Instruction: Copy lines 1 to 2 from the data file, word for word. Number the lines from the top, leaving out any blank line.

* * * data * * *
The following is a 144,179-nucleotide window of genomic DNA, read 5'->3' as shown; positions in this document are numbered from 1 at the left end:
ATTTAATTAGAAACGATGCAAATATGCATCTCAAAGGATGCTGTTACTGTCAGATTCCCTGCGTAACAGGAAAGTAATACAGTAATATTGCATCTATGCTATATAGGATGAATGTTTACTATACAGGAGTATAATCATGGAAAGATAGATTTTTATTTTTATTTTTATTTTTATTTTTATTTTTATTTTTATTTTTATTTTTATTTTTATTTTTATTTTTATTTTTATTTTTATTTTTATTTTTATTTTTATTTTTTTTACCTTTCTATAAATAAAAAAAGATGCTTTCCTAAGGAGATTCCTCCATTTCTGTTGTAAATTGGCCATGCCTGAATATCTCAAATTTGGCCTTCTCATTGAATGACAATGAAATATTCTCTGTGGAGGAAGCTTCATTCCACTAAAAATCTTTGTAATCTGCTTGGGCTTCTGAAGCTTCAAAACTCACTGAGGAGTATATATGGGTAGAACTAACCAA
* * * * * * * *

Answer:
The following is a 144,179-nucleotide window of genomic DNA, read 5'->3' as shown; positions in this document are numbered from 1 at the left end:
ATTTAATTAGAAACGATGCAAATATGCATCTCAAAGGATGCTGTTACTGTCAGATTCCCTGCGTAACAGGAAAGTAATACAGTAATATTGCATCTATGCTATATAGGATGAATGTTTACTATACAGGAGTATAATCATGGAAAGATAGATTTTTATTTTTATTTTTATTTTTATTTTTATTTTTATTTTTATTTTTATTTTTATTTTTATTTTTATTTTTATTTTTATTTTTATTTTTATTTTTATTTTTATTTTTTTTACCTTTCTATAAATAAAAAAAGATGCTTTCCTAAGGAGATTCCTCCATTTCTGTTGTAAATTGGCCATGCCTGAATATCTCAAATTTGGCCTTCTCATTGAATGACAATGAAATATTCTCTGTGGAGGAAGCTTCATTCCACTAAAAATCTTTGTAATCTGCTTGGGCTTCTGAAGCTTCAAAACTCACTGAGGAGTATATATGGGTAGAACTAACCAA